amother [ Amethyst ] wrote:
Op howdid it go today


Bh!! I took lines from many people's posts and put it together. Shes coming at ease with the situation! Thank you everyone!
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amother




OP


Post  Thu, Sep 19 2019, 7:50 pm
amother [ Amethyst ] wrote:
Op howdid it go today


And will definitely try the advice I got!
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amother




Babyblue


Post  Thu, Sep 19 2019, 8:07 pm
amother [ Blue ] wrote:
Seeker, I use this approach with kids like this. I tell them this. I also like to add in that they're so smart that they were able to figure out a way to get by all the way until Grade X, even though this specific thing is a struggle for them, with no one figuring it.


^^^^^^^this this this.

I couldn't read properly till around 7th grade.
I remember reading a dr Suess book around age 12-13 and reading it on a normal pace without mistakes. I was stretched out on the kitchen island/Peninsula..... and reading it aloud like that for the first time. I was Sooo proud of myself.

It took till 3rd/4th grade for the adults to realize there is a real problem. And till 5th to actually start evaluation and stuff.
On the other hand, I was the fastest and best in my class for math skills...
I was awsome at problem solving, public speaking and history (but not memorization of names and dates. Odd, I know)....
I had street smarts.

Having learning disabilities/difficulties, was the best teacher I could ever have had.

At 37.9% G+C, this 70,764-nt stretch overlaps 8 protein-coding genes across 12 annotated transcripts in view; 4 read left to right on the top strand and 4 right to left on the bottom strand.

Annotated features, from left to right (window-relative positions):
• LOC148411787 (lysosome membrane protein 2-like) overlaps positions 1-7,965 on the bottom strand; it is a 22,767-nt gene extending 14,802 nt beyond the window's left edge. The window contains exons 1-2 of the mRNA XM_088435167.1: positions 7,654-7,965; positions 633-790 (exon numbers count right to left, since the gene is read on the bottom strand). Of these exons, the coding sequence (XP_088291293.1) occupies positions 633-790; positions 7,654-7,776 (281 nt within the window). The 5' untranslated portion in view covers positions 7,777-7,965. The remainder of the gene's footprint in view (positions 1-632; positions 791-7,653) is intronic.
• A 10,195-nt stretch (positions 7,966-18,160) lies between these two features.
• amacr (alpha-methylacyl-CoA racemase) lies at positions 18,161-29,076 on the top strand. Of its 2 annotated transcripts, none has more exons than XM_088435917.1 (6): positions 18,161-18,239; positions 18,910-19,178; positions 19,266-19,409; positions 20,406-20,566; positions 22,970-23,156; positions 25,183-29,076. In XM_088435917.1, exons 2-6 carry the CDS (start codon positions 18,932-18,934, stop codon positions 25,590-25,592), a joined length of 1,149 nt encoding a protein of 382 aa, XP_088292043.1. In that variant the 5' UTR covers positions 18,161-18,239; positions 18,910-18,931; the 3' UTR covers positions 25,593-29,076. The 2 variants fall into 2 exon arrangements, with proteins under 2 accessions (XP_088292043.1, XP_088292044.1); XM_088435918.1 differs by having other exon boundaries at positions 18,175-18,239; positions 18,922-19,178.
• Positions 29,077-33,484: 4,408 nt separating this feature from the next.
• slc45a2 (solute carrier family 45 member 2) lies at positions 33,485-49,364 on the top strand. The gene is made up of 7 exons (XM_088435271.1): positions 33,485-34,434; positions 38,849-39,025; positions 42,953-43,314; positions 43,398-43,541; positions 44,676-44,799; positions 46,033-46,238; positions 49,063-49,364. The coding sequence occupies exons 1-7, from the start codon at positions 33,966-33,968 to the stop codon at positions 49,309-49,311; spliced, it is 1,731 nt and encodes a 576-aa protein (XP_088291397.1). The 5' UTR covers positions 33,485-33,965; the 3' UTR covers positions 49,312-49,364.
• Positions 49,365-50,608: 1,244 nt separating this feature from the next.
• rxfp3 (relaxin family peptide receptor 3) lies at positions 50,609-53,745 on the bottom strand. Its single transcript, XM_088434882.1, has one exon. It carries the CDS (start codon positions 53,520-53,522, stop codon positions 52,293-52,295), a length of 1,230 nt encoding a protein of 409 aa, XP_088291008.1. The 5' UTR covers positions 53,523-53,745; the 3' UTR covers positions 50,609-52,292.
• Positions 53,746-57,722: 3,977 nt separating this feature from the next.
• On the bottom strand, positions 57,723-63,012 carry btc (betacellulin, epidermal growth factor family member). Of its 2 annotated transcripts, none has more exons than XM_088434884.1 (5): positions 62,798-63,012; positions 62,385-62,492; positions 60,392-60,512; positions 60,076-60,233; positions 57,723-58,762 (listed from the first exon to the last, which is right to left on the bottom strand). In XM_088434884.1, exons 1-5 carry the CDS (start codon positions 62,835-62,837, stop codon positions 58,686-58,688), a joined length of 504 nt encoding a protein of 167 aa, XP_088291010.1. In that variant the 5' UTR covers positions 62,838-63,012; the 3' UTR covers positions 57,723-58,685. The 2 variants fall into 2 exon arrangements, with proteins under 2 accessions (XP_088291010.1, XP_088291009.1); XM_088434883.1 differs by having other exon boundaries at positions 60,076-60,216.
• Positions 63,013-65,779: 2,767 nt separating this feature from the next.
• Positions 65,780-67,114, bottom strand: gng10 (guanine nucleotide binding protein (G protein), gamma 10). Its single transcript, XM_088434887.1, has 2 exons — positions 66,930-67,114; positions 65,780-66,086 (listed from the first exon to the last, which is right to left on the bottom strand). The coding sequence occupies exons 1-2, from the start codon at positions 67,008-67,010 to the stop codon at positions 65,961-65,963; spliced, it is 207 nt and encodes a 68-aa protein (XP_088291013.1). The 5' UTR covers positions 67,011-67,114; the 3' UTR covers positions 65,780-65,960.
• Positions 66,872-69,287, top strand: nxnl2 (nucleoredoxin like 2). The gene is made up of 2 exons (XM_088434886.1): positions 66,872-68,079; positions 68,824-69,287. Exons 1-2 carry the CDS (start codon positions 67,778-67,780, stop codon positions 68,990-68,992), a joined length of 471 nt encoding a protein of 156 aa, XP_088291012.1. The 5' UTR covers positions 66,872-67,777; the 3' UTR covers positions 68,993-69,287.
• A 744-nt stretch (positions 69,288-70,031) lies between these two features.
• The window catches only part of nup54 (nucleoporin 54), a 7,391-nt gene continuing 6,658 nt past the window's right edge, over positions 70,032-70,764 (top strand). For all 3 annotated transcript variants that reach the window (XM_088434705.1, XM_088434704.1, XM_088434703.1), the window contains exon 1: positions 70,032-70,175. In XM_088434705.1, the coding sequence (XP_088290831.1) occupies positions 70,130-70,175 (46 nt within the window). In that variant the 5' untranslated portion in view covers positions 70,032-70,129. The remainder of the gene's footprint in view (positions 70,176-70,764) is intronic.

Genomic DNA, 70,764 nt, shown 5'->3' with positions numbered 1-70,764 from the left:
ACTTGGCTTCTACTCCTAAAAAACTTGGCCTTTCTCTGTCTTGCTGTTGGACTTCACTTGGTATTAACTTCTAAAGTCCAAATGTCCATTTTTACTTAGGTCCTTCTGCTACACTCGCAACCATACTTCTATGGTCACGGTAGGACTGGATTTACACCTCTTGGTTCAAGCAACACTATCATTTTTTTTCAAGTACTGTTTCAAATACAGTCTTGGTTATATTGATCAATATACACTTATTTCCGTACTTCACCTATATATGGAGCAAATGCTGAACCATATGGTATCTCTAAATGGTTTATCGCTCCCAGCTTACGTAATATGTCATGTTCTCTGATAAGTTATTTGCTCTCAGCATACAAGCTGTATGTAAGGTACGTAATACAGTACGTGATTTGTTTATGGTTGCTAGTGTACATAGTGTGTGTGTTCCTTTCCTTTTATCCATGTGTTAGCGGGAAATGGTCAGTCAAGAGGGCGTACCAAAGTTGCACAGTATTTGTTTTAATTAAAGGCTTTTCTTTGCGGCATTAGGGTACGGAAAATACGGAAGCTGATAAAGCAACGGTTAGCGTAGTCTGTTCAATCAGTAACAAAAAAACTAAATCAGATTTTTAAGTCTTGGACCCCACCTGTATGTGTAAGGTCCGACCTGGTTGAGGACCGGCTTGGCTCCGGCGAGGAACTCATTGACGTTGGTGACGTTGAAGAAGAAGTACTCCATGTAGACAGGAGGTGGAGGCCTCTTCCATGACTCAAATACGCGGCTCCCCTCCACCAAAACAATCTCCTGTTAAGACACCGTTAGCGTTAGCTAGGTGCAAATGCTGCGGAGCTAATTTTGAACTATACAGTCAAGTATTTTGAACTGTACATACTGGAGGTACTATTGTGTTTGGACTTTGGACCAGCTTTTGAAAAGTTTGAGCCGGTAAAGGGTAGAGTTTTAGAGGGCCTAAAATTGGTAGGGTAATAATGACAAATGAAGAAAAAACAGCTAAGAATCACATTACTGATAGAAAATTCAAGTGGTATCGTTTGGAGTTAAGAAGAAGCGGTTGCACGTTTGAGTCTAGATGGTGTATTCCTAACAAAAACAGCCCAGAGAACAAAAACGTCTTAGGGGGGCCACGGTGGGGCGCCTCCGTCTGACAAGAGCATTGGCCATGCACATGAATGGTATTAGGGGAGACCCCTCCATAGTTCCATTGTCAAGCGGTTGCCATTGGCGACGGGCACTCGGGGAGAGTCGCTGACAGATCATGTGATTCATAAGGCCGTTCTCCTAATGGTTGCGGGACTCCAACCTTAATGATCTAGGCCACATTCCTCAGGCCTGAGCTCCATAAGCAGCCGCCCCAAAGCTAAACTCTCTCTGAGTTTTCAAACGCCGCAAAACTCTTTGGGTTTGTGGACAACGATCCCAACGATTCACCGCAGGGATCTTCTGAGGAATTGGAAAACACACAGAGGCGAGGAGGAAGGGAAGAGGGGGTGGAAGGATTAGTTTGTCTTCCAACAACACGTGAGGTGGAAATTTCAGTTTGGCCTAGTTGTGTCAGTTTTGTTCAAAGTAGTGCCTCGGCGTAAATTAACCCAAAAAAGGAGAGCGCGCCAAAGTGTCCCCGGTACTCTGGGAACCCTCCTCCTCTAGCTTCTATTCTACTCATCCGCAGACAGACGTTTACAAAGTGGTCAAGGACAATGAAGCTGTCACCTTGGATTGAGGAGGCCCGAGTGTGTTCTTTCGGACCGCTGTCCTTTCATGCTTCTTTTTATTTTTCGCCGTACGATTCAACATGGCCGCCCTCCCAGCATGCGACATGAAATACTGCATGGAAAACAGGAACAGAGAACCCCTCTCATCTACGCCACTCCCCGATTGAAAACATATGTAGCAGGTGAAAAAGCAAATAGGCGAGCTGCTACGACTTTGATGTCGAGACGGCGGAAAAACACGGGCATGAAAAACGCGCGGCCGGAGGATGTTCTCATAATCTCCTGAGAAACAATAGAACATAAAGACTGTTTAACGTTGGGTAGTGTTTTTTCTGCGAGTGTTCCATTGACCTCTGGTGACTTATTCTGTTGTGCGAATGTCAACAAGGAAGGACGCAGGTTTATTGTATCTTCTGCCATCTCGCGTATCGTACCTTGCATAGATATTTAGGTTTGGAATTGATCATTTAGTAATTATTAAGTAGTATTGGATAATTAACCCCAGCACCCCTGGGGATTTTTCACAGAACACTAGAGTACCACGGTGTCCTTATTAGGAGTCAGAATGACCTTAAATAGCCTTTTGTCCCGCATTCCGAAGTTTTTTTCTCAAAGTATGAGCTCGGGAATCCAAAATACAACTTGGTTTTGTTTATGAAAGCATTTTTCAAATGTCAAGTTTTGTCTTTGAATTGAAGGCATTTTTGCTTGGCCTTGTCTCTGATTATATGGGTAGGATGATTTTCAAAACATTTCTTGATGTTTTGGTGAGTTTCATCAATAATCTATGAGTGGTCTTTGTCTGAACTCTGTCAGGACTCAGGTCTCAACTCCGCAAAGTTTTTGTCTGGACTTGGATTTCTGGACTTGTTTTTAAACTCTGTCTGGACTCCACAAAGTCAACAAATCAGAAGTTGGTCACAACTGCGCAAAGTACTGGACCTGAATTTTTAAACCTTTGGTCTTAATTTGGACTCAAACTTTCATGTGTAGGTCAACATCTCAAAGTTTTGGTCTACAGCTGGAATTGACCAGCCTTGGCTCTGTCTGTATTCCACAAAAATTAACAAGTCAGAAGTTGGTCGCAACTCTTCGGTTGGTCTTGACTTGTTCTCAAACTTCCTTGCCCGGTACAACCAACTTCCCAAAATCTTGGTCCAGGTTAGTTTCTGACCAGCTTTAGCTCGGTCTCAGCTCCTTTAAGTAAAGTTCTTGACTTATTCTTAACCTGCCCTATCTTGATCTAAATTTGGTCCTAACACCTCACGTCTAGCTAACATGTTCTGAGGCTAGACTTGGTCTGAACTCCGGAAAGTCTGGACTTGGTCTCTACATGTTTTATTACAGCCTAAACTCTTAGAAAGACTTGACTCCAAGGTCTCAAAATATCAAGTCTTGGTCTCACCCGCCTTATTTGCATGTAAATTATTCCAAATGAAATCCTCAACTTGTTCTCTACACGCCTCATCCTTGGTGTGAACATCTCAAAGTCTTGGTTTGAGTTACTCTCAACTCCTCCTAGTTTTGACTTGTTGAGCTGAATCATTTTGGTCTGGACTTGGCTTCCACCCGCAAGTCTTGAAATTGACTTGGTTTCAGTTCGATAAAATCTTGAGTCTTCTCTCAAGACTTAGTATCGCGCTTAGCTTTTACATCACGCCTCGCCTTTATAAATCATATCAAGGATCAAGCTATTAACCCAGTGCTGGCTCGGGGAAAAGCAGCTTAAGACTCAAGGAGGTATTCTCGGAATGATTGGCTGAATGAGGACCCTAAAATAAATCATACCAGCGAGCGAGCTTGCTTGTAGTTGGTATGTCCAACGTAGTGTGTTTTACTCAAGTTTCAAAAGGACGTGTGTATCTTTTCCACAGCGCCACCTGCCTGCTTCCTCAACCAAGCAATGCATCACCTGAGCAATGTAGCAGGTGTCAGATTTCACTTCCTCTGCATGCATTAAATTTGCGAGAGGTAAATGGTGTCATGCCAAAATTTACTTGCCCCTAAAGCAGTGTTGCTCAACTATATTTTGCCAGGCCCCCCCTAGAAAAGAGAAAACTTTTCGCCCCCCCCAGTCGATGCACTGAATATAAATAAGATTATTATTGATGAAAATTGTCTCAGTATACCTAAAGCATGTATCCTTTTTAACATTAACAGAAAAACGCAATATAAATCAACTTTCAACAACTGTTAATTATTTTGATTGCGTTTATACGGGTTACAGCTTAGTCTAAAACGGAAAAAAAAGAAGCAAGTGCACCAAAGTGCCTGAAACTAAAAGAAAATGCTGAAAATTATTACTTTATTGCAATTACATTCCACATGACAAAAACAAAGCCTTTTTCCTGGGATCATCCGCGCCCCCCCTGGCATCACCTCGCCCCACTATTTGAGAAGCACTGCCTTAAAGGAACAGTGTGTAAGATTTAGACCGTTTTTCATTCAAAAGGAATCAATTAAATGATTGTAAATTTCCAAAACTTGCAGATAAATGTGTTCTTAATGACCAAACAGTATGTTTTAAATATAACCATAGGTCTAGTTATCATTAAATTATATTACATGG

I wouldn't trade it for anything.
(But I do wish the adults in my life were kinder about it....)

Signed, a dyslexic adult.
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relish




 
 
 


Post  Fri, Sep 20 2019, 10:05 am
OP, you shared that your student learned the same material in the past years, and she is still trying to integrate it and move onto the next level of math.
Something that has had success in some cases of children who have trouble integrating and utilizing what they have already learned in the past is called brain gym. Because of it’s many benefits, some school in Brooklyn have implemented it into the curriculum.

There are a few good videos on YouTube that show exercises that she can do to help her brain in a different kind of way.

I have attached one below. Try an 1-3 exercises for a week or two and see if she begins to have an easier time with math.

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dankbar